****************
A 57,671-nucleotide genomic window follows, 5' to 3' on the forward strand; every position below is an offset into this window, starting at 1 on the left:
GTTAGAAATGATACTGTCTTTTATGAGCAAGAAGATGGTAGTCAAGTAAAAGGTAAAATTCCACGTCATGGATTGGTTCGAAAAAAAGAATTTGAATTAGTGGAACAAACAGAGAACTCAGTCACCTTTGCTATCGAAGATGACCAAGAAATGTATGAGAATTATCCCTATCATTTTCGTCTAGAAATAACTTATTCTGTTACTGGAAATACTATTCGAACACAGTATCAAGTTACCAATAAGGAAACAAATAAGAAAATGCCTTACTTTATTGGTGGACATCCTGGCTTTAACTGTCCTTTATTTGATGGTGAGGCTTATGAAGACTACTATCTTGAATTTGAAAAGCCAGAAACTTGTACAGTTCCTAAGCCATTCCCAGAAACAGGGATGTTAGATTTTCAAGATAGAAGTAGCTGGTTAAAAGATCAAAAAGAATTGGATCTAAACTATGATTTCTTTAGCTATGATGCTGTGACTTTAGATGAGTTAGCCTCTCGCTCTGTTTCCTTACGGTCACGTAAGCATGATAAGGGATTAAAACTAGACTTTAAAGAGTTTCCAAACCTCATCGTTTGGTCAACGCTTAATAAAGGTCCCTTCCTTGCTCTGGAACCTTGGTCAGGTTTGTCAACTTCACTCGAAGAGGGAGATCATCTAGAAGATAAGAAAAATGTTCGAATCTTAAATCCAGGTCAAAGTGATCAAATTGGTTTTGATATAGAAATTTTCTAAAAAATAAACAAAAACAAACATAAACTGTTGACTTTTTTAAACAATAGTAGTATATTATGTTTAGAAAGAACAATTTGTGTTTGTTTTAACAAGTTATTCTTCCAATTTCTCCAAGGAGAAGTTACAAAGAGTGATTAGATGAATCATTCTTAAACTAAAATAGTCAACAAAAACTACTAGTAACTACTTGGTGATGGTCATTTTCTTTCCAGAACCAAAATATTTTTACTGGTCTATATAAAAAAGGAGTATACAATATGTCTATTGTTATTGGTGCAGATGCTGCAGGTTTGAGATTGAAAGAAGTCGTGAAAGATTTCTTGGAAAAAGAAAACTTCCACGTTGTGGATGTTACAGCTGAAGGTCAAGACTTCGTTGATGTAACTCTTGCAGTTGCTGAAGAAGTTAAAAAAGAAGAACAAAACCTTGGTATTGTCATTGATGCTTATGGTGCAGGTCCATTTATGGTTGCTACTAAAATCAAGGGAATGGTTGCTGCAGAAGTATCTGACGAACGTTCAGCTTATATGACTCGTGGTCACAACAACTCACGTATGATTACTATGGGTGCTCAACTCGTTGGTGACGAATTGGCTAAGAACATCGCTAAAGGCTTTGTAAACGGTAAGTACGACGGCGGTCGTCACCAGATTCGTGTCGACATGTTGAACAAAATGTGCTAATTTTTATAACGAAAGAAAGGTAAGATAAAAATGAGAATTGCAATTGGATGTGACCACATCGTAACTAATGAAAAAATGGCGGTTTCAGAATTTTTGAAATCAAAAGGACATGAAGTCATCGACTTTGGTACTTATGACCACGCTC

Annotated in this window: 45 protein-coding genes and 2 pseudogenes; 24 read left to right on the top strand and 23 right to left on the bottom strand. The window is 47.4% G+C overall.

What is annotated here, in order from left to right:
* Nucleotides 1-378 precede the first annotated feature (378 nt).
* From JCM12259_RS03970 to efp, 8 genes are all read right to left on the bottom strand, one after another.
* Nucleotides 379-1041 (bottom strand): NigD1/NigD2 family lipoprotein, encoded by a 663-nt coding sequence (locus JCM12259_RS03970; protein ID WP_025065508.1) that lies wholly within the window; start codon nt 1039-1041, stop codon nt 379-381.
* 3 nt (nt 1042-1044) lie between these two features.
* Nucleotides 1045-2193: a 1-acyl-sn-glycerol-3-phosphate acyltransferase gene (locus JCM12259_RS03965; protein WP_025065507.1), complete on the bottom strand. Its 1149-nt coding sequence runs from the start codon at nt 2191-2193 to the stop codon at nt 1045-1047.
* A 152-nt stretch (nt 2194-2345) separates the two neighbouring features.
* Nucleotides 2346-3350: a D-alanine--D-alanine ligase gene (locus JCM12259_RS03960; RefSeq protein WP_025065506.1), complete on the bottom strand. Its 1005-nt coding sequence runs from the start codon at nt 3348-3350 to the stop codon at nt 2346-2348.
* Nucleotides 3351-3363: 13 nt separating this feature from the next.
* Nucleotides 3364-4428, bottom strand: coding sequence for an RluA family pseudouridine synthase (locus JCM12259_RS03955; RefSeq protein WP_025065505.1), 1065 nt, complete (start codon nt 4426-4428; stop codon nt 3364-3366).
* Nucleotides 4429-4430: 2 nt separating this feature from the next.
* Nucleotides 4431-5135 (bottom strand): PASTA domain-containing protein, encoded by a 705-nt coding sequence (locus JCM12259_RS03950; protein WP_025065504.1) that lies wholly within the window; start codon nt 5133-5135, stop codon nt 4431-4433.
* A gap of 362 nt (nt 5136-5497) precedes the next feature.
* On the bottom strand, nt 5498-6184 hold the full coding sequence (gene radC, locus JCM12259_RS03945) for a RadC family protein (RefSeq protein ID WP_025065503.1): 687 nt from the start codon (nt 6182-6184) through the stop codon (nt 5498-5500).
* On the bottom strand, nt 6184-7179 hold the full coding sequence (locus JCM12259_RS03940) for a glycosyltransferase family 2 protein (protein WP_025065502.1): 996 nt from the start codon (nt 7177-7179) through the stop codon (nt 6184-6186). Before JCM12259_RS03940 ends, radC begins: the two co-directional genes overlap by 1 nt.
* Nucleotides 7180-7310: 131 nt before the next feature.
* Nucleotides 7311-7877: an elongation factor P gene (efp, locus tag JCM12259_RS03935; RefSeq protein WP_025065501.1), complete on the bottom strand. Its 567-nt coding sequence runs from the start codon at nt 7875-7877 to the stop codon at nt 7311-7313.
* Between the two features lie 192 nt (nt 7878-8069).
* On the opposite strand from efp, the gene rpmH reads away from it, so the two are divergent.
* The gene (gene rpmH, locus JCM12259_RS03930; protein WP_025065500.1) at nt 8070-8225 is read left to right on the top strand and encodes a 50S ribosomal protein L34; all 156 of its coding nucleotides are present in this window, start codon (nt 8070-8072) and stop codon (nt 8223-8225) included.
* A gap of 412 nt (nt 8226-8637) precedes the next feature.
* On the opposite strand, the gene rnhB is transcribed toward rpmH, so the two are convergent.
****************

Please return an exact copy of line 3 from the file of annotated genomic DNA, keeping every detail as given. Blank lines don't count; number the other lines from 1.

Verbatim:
Annotated in this window: 45 protein-coding genes and 2 pseudogenes; 24 read left to right on the top strand and 23 right to left on the bottom strand. The window is 47.4% G+C overall.